6. 6. The new black: luxurybrands embrace digitalJeffrey SpivockThe world’s most famous luxury brands sharesimilar origins – a forward-thinking entrepreneurhad a keen insight into a unique need and createdan innovative solution for a premium price. CocoChanel created clothes for women who soughtto shed their corsets. Christian Dior sensed thehunger of post-war women for a sleek New Look.Louis Vuitton gave the first generation of globe-trotters stylish luggage solutions.Today, luxury retailers continue to set thebenchmark for discriminating shoppers, A recent study found that 71% of Canadiansincluding high-calibre design, differentiated retail visited a store website for shopping information,experiences and concierge-like service. Oddly, and 52% visited a store website before theythey lag in digital marketing as a fundamental visited that store to make the purchase.part of the customer experience. This despite Through exclusive online offers, targeted emailhigh net-worth individuals (HNWI) being among messages, mobile personalized messages, videothe first to embrace new technologies, given their testimonials and other techniques, luxury retailershigher disposable income. can embrace their HWNI audience and stay trueIt seems there’s a fear that “luxury” cannot be to their brand.delivered in a digital format, which simply isn’t the As more consumers embrace digital as a waycase. Consider Net-a-porter.com, for example, of life, retailers need to step up their game andwhich became a $600 million company in less embrace it. A simple website or a lone Facebookthan five years by making luxury accessible and page does not honour the entrepreneurial spiritdelivering its products to your front door. of the founders. Truly integrated digital marketingDigital marketing isn’t just about the transaction, enables a brand to glean further customerbut enhancing and adding value to the customer insights, provide more personalized service andexperience. When customers seek information deliver both meaningful and unique benefits.about a brand – whether via their laptop, tablet or What could be more luxurious than that?mobile device – the online experience becomes acritical touchpoint in the purchase decision. Jeffrey Spivock, Senior Consultant, Toronto, @JeffRetail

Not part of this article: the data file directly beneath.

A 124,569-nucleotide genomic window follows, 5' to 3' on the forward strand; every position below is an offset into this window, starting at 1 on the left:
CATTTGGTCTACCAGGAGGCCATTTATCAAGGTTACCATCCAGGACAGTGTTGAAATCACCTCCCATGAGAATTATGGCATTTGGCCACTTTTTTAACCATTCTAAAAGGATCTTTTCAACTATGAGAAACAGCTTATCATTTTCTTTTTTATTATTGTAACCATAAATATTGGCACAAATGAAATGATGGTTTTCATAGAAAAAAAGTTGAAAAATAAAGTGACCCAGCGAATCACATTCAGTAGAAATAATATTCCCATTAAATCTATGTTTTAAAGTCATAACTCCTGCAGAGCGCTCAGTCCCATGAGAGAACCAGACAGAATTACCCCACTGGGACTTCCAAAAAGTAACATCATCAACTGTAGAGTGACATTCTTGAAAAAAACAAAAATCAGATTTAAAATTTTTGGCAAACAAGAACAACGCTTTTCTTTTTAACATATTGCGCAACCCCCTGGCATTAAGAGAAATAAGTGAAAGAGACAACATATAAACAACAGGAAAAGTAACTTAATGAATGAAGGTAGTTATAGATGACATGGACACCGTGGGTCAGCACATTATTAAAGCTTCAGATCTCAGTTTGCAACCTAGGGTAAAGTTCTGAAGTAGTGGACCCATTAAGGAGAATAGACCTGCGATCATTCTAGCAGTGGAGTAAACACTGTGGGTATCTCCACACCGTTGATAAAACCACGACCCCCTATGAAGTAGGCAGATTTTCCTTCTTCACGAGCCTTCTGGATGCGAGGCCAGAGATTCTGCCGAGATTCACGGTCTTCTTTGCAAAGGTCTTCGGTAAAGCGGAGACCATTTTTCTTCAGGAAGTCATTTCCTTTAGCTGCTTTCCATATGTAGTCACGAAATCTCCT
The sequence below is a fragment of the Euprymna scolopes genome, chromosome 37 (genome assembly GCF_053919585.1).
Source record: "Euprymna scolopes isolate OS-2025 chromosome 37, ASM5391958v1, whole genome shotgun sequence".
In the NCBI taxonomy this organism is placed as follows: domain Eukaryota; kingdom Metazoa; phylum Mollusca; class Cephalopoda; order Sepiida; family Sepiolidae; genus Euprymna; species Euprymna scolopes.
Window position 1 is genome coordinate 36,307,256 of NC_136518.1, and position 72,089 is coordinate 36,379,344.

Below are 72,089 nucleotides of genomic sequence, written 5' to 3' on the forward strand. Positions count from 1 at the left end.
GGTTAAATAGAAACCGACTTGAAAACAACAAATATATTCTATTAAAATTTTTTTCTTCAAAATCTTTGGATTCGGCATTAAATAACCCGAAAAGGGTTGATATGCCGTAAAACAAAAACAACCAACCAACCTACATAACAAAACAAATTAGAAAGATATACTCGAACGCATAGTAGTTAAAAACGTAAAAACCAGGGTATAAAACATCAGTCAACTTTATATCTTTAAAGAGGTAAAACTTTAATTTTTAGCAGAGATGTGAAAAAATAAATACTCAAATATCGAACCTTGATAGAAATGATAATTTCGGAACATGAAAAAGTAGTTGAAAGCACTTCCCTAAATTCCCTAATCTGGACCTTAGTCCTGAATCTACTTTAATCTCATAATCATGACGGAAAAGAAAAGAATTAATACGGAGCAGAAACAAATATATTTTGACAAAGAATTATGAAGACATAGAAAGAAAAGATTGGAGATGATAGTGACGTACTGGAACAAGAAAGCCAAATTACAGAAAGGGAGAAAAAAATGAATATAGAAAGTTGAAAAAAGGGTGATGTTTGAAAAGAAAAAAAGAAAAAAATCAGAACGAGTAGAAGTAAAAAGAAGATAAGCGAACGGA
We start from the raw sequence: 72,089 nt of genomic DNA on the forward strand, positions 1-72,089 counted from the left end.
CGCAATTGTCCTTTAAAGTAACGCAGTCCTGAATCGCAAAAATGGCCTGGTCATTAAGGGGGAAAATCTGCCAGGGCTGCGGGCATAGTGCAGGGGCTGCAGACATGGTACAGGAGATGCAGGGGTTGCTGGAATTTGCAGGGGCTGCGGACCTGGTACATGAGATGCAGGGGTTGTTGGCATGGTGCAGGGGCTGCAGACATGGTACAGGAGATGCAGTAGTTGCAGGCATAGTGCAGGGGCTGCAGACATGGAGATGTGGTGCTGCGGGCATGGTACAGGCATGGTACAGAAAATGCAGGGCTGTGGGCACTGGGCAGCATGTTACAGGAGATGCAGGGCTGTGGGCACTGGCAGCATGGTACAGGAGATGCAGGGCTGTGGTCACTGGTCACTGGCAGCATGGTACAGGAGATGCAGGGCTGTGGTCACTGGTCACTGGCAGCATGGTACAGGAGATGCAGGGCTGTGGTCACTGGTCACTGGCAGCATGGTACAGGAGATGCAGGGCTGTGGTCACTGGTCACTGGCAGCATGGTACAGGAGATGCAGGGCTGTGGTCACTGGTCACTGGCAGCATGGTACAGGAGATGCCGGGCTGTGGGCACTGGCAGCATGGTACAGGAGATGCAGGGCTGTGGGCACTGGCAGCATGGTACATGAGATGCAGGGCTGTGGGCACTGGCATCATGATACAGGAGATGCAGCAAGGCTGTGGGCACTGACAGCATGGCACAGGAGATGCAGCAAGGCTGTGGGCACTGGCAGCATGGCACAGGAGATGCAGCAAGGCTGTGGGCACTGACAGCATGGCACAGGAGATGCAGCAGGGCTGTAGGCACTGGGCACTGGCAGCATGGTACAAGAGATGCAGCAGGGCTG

7. 7. Digital ideation: sourcing The “My Starbucks Idea” is another example of crowdsourcing done well. The initiative is aimedgreat ideas from your fans at retaining customer loyalty for the coffee giant by giving fans an avenue to share their ideas forMark van Tol making Starbucks better. Everyone votes on theCrowdsourcing is one of those new digital words ideas and the best ones are implemented by theon everybody’s lips. It’s become hugely popular company.because it is cost-effective, engages your target As these examples demonstrate, digital marketingaudience and can provide a brand with a much can be a great way to engage your fans in yourneeded breath of fresh air. brand. Keep in mind that the right incentive is notCrowdsourcing is really the “outsourcing” of always money – it can be a unique experience,ideation to the general public or a specific a job, or recognition. It’s important to align theinvested community. When successful, a crowd incentive with your “ask”. The more you demandsourcing campaign can create buzz, viral content, from your community, the greater the incentiveand positive media coverage – all for a relatively should be.small investment. Crowdsourcing develops a connection betweenSo when should companies consider stepping in organizations and their audiences. By askingthe fray? for direct input from your fans and followers, it not only leads to great ideas but also a sense ofUnderstanding your audience is paramount. ownership and possession of your brand, whichWithout this your campaign will never blossom. engenders true customer loyalty and audienceYou want your crowdsourcing program to build engagement.brand loyalty and ultimately drive purchasedecision. The more engaged participants are, the Mark van Tol,better the ideas will be. Consultant, Toronto,For example, Chiquita’s Banana’s recent sticker @mvtdesign contest invited consumers to visit Eat aChiquita.com and asked them to design theirown personalized stamp on the classic sticker.Winning designs will be featured on millions ofpeels. It’s a fun and unique contest, using videoand other tools to facilitate sharing.